There’s a wide range of opinions on how subprime loans may affect auto financing later this year. Dealers that are doing a lot of business in subprime, and other “credit challenged” customers such as Buy Here Pay Here, are carefully watching where it’s heading. Here’s an overview of recent news……..
- Equifax just released a report stating that the evidence doesn’t suggest that a “bubble” is forming. The report says that the lending landscape isn’t the same as it was in 2007 due to lenders having less of an appetite for risk and regulatory scrutiny is increasing. The report’s authors say that originations have been moving up to the higher end of the subprime credit score range, and that recently opened subprime loans have been doing well so far this year.
- The Consumer Financial Protection Bureau (CFPB) is expected to announce a proposal this week on supervising the 40 largest nonbank auto lenders; that could start investigation of auto lenders by next year. CFPB is likely to include scrutiny of subprime loans in its investigations; last year, auto lenders made about $78 billion worth of auto loans to subprime borrowers. That went up from $43 billion in 2009, though it’s much than levels seen before the 2008 financial meltdown.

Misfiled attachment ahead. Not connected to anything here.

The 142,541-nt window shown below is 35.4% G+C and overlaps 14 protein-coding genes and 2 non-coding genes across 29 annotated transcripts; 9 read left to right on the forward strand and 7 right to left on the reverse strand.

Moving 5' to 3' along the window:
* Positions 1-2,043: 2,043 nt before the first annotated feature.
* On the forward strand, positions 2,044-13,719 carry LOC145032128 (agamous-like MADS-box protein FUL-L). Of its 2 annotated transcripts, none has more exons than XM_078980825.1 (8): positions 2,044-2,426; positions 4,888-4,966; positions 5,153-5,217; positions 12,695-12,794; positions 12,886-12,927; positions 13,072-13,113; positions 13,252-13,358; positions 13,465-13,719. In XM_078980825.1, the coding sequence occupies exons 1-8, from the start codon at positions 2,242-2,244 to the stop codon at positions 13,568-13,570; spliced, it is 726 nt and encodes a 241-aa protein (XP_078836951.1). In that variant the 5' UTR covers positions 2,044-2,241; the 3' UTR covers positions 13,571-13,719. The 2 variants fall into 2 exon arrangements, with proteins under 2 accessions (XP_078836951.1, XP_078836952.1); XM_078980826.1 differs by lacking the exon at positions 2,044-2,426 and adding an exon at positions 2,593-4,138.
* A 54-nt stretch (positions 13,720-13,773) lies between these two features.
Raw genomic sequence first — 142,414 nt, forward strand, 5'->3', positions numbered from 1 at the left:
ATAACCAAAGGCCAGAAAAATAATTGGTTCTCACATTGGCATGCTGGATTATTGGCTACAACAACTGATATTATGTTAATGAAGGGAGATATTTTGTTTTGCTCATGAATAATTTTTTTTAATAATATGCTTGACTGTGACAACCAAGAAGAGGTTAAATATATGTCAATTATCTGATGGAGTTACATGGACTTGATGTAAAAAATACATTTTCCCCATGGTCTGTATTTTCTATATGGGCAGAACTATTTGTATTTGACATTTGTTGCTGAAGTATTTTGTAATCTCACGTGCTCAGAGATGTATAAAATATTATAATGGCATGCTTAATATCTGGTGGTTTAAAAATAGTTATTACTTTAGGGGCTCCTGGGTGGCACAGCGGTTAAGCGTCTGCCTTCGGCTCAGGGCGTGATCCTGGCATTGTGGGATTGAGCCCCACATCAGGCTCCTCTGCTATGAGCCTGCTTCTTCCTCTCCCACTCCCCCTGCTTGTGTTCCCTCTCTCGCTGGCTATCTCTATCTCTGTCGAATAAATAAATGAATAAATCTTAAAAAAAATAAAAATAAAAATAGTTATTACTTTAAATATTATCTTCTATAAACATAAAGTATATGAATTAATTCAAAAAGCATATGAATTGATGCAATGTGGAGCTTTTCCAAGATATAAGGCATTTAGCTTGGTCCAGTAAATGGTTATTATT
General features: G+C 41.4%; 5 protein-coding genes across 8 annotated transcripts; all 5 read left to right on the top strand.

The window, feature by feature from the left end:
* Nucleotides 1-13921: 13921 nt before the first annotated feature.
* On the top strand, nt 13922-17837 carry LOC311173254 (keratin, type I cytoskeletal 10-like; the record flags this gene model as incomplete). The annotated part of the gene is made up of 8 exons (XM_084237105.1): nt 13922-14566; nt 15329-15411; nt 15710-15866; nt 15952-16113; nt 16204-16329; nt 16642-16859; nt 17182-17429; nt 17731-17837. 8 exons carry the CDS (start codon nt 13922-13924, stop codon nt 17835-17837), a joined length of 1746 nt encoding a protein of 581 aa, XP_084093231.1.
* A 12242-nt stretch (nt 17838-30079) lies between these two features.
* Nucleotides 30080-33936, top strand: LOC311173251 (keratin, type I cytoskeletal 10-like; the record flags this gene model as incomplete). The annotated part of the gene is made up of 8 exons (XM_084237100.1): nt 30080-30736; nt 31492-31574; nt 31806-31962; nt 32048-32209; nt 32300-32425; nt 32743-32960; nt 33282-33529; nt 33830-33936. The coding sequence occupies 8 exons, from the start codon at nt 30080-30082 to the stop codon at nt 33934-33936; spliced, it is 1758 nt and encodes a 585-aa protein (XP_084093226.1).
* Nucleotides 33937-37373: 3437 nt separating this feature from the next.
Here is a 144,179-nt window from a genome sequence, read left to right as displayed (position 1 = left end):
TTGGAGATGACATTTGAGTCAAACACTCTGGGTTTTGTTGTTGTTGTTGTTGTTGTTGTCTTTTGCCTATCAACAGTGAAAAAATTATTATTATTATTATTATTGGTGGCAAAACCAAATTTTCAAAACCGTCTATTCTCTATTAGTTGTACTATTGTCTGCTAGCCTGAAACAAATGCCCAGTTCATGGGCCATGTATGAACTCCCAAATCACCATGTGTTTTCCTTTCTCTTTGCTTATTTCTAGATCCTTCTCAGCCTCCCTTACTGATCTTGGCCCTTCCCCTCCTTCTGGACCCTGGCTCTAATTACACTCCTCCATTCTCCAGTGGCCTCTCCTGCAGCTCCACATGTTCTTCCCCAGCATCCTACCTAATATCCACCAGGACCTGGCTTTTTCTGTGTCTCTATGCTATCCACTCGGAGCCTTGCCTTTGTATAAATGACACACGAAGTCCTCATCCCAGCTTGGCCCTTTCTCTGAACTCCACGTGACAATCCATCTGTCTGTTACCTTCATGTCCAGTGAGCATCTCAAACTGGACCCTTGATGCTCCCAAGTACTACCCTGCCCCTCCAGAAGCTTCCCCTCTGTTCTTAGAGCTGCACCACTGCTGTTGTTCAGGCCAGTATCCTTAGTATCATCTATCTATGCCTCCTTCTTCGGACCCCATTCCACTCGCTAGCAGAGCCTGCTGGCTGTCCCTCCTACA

- Some lenders don’t seem to be particularly concerned about the federal investigation; they’re planning about $2.3 billion in securities that are either predominantly backed by subprime loans and leases or include significant chunks of the debt.
- Other subprime lenders are becoming worried that things are getting worse lately – signs have appeared showing some lenders are pushing it to the limit. They’re extending credit to particularly risky borrowers, or are making loans that are harder to repay.